Endorsement Signed, “Forwarded by A.H. Foote…March 11/[18]61,” on the reverse of the attached leaf of a Letter Signed, 8” x 10”, by Navy Secretary Gideon Welles. In an action undoubtedly replicated throughout the military, emblematic of the nation’s preparation for the Civil War that would break out just a month later, Welles orders “3rd Ass[istan]t Engineer Oscar H. Lackey, U.S. Navy, New York,” detached from his prior assignment aboard the Crusader, to await further orders:

“Navy Department, 9 March 1861. Sir, You are hereby detached from the Crusader and you will regard yourself as Waiting Orders. I am, respectfully, Your Obed[ien]t Serv[an]t, Gideon Welles...”

The letter-sheet is lightly and evenly toned, with an old clip hole in the upper margin. The integral leaf signed by Foote bears heavier soiling and wear, and contains an extremely detailed Navy Department watermark.

OUT OF STOCK
 

GARFIELD, JAMES A. (1831-81)

# 6684

Twentieth U.S. President – 1881; Union Major General - Ohio

Signed Photograph, 2 ¼” x 4”, “J.A. Garfield, Ohio,a Brady carte-de-visite.

There is light soiling and wear, and the upper corners of the card have been trimmed diagonally. The ornate back-mark has been marred by past mounting.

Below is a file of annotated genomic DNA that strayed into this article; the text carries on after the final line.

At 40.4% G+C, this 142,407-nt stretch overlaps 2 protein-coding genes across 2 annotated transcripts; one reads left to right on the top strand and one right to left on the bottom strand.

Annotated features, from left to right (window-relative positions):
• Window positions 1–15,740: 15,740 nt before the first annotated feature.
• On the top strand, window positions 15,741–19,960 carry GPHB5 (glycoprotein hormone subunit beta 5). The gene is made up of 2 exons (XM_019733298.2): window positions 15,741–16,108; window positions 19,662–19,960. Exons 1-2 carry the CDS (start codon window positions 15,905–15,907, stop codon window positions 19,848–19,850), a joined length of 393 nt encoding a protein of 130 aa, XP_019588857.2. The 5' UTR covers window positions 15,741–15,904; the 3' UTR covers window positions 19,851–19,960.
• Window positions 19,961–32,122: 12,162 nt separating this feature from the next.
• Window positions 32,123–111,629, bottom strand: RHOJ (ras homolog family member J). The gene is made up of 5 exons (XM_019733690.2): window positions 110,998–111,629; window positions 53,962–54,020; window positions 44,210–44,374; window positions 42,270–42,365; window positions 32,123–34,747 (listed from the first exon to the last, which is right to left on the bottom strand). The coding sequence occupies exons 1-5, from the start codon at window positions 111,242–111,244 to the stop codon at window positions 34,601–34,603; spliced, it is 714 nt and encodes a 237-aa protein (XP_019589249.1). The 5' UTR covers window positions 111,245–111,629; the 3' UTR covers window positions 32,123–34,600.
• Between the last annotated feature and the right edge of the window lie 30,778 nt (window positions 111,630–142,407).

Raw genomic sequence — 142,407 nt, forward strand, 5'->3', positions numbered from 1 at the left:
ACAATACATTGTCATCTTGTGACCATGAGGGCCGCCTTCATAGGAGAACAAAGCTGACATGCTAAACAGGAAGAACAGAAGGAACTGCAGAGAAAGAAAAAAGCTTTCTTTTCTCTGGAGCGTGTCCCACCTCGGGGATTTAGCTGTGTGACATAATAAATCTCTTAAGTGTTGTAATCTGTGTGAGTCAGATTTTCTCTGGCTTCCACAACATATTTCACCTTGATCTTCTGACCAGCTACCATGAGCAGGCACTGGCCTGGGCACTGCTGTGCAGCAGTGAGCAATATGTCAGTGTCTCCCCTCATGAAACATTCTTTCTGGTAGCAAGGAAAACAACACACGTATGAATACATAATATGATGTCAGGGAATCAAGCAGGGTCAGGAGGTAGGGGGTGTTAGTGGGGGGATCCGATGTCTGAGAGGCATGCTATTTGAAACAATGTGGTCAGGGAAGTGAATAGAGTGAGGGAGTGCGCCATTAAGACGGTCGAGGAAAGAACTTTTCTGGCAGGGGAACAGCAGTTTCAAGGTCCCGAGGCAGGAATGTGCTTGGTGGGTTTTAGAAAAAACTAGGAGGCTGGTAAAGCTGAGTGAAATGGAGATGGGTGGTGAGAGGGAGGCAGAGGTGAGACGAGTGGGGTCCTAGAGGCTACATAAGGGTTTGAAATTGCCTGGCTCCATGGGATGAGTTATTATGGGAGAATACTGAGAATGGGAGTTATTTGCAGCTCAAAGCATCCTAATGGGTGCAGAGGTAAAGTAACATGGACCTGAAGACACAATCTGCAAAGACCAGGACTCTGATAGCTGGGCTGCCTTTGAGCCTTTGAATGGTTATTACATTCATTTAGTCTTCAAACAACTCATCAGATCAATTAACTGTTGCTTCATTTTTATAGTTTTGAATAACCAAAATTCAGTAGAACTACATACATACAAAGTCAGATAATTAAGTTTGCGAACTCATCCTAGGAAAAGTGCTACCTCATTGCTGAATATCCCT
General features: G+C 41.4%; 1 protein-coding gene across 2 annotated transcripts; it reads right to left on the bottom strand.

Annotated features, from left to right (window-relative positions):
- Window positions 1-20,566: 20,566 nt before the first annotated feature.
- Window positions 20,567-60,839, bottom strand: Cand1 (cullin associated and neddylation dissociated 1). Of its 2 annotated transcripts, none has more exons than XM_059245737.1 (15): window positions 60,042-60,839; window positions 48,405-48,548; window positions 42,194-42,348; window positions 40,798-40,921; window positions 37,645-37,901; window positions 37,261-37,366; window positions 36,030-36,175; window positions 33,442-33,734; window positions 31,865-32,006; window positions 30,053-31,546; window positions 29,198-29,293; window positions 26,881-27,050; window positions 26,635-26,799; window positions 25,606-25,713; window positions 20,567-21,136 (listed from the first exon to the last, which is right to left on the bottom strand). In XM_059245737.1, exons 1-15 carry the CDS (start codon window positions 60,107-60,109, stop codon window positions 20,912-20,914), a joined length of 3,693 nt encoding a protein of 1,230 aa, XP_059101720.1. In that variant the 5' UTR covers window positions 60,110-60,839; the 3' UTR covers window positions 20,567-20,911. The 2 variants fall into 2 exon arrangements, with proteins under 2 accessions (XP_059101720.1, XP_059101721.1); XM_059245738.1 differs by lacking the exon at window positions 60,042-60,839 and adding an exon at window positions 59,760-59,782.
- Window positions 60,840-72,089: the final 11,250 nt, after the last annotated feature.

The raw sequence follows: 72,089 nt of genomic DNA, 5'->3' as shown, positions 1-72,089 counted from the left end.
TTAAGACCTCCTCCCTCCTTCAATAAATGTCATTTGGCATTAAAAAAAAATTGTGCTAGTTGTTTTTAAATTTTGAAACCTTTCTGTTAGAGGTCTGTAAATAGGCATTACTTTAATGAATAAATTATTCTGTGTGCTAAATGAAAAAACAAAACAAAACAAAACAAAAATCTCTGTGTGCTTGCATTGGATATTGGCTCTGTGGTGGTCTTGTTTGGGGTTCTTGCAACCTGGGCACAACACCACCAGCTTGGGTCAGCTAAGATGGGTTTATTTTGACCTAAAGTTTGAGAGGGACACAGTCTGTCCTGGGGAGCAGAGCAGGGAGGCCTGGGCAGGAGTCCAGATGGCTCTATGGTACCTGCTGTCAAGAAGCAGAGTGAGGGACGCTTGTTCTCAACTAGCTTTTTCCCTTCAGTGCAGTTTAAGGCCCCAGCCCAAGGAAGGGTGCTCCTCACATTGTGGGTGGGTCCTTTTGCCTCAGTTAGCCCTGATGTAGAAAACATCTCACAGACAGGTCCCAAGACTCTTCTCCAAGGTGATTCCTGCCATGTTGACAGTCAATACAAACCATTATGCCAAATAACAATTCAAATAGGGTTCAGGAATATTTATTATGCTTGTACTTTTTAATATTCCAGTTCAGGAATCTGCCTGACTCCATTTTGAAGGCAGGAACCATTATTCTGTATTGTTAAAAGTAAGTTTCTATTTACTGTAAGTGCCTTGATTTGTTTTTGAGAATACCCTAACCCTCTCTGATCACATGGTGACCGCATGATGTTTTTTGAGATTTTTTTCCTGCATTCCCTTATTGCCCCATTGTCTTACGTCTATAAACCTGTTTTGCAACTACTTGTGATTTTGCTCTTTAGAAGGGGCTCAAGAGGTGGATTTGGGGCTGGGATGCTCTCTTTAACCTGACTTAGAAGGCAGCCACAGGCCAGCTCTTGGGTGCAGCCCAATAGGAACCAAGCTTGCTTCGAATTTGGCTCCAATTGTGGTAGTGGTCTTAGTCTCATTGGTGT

OUT OF STOCK
 

GATES, THEODORE B. (1825-1911)

# 7231

Union Brevet Brigadier General; Union Lieutenant Colonel – 20th New York State Militia; Union Colonel – 80th New York Infantry

War-Date Autograph Endorsement Signed, on a 2 ¼” x 3 ¼” slip of paper, removed from a larger document. “H[ea]d Q[uarte]rs 20th N.Y. S[tate] M[ilitia], Brookes Station, Va., May 11, 1863. Respectfully forwarded & cordially recommended, Theodore B. Gates, Col[onel] Com[man]d[in]g.”

OUT OF STOCK
 

GEARY, JOHN W. (1819-1873)

# 7022

Union Brigadier General – Pennsylvania; First Mayor of San Francisco, California – 1850-51; Governor of Kansas Territory – 1856-57; Governor of Pennsylvania – 1867-73

A veteran of the Mexican War, Geary began the Civil War as Colonel of the 28th Pennsylvania Infantry. He was twice wounded at Cedar Mountain, commanded the 2nd Division of the 12th Corps at Chancellorsville and Gettysburg, and subsequently saw action at Chattanooga. After the war, Geary served two terms as Governor of Pennsylvania.

War-Date Signature, with rank, “Jno. W. Geary, Brig. Genl. Com[man]d[in]g,” on a 1 ¼” x 4” slip of paper, removed from a larger document or letter.

Lightly and evenly toned, with a few small stains, along with old glue staining on the reverse.